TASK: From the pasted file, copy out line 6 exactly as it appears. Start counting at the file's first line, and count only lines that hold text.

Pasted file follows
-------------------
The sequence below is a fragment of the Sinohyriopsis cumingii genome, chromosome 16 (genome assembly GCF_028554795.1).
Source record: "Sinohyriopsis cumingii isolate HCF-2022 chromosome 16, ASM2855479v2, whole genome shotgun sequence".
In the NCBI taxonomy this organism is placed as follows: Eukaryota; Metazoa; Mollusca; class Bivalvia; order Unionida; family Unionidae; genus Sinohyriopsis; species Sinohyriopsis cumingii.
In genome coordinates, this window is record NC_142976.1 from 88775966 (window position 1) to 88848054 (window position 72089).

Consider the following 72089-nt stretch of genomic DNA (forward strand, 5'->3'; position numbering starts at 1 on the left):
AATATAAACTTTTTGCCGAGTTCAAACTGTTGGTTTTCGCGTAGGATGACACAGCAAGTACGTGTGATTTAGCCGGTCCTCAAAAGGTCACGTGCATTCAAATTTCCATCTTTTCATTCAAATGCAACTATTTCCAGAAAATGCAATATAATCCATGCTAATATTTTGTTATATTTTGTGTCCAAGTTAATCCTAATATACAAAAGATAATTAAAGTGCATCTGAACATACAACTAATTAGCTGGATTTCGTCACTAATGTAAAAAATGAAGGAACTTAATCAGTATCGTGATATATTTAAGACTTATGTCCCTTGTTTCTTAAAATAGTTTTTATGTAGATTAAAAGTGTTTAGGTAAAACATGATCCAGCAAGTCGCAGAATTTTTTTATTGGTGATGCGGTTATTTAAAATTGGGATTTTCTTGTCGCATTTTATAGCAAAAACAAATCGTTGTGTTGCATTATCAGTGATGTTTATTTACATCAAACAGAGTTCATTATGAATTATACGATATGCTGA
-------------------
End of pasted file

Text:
AATATAAACTTTTTGCCGAGTTCAAACTGTTGGTTTTCGCGTAGGATGACACAGCAAGTACGTGTGATTTAGCCGGTCCTCAAAAGGTCACGTGCATTCAAATTTCCATCTTTTCATTCAAATGCAACTATTTCCAGAAAATGCAATATAATCCATGCTAATATTTTGTTATATTTTGTGTCCAAGTTAATCCTAATATACAAAAGATAATTAAAGTGCATCTGAACATACAACTAATTAGCTGGATTTCGTCACTAATGTAAAAAATGAAGGAACTTAATCAGTATCGTGATATATTTAAGACTTATGTCCCTTGTTTCTTAAAATAGTTTTTATGTAGATTAAAAGTGTTTAGGTAAAACATGATCCAGCAAGTCGCAGAATTTTTTTATTGGTGATGCGGTTATTTAAAATTGGGATTTTCTTGTCGCATTTTATAGCAAAAACAAATCGTTGTGTTGCATTATCAGTGATGTTTATTTACATCAAACAGAGTTCATTATGAATTATACGATATGCTGA